Washington never relaxes, not even in a paint-by-numbers programmer like “The Equalizer 2.” But in “Malcolm X,” he’s a taut wire in every scene. Whether he’s a numbers-running hoodlum or a highly educated religious leader, he’s primed to snap. The tension of Malcolm’s existence, his righteous fury and compassion for his people, is almost ungovernable. For a brief time, he has a stirring command of his adherents, but the weight of his responsibility and the dawning knowledge that his mentor, Elijah Muhammad, is a fraud leaves him trapped. He never backs off his principles, even as the world closes in on him. His long, lonely walk to the Audubon Ballroom, where he will be murdered, is especially brutal because all he’s done, as far as the movie is concerned, is attend to the needs of his followers. Washington accesses that isolation with a haunting stillness.

The carousing, macho posturing, and soaring oratory come easily to Washington. We’d follow him off a cliff. It’s the quietude, the sorrow that Malcolm can’t bring himself to express because he can only be a rock to his people — that guts us. The aftermath of the assassination, the weeping and wailing in that nearly empty ballroom, the profound loss of a righteous seeker who was mid-metamorphosis … it just wipes you out.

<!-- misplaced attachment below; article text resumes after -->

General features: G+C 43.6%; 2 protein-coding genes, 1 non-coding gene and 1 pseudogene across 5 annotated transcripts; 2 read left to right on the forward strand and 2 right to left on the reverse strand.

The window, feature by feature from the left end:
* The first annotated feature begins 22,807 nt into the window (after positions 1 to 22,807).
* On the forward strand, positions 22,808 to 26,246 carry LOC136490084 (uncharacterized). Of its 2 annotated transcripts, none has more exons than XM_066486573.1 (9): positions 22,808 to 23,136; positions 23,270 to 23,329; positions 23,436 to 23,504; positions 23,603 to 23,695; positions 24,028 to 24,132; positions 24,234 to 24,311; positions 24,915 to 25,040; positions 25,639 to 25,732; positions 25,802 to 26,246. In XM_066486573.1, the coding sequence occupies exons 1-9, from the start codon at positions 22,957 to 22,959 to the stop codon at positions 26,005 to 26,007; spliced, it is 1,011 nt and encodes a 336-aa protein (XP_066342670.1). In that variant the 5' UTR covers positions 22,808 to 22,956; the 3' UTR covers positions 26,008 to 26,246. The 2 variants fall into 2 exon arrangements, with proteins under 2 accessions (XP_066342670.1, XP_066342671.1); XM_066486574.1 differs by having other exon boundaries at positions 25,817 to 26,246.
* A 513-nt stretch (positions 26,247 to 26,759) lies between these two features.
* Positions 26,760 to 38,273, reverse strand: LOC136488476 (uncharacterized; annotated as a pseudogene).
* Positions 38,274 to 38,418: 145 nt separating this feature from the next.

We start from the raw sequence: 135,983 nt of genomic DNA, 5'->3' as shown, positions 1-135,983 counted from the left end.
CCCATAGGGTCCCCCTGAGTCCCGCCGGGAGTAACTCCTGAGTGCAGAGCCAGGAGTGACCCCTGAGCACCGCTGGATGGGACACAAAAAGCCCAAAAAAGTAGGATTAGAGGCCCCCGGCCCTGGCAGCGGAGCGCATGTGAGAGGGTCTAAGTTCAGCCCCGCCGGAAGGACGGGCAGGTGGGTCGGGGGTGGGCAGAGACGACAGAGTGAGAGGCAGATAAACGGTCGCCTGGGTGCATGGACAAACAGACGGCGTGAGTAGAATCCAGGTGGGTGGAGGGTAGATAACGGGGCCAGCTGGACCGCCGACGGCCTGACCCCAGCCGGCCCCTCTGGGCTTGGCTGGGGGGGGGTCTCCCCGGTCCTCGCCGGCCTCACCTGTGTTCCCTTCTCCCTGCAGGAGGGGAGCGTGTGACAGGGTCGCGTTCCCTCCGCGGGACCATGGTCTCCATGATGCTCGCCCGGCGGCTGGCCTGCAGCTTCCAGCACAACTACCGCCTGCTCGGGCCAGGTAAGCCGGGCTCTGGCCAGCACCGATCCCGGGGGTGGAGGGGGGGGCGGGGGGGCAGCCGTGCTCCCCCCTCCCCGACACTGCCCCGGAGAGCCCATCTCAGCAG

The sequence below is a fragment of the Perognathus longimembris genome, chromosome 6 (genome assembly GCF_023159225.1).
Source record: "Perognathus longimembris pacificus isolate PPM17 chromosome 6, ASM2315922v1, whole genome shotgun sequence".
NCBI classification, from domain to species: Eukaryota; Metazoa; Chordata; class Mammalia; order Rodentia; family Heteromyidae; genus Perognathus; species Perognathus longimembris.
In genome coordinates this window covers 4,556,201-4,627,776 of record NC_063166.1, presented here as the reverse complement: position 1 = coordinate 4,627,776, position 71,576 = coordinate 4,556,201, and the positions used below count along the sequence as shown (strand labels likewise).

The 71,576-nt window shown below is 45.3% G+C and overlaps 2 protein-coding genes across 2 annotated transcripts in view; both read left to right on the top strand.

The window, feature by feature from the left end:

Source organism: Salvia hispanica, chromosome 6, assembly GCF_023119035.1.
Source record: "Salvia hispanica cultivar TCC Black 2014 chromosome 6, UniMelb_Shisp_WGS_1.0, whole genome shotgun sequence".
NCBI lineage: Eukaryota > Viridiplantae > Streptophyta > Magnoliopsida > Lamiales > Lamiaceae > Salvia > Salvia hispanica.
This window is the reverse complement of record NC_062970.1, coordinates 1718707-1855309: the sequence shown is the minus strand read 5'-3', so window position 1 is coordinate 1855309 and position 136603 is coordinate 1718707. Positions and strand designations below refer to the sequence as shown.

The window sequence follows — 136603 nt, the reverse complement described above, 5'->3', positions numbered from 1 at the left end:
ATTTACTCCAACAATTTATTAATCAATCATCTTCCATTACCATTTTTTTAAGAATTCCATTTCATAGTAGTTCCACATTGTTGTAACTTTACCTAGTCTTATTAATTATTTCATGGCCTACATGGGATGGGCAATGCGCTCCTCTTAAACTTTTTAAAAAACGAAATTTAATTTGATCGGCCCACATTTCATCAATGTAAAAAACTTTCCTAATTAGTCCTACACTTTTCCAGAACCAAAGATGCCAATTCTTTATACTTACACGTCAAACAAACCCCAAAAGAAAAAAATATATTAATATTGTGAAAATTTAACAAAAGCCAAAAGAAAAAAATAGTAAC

Washington took us on a remarkable journey. It’s one thing to read “The Autobiography of Malcolm X” (and that’s a thing you must do), but to see how a person can find not only salvation in faith and education, but purpose in the blending of the two is a gift. Sometimes I think “Malcolm X” is the greatest of all American movies, and it would not be thus without Washington. I’ve seen superb portrayals of Malcolm (from Mario Van Peebles, Jason Delane, and Kingsley Ben-Adir), but the fullness of Washington’s performance is unmatched. It’s the fourth quarter and overtime. It’s the entirety of the human experience in three hours. It’s the greatest feat of acting I’ve ever seen.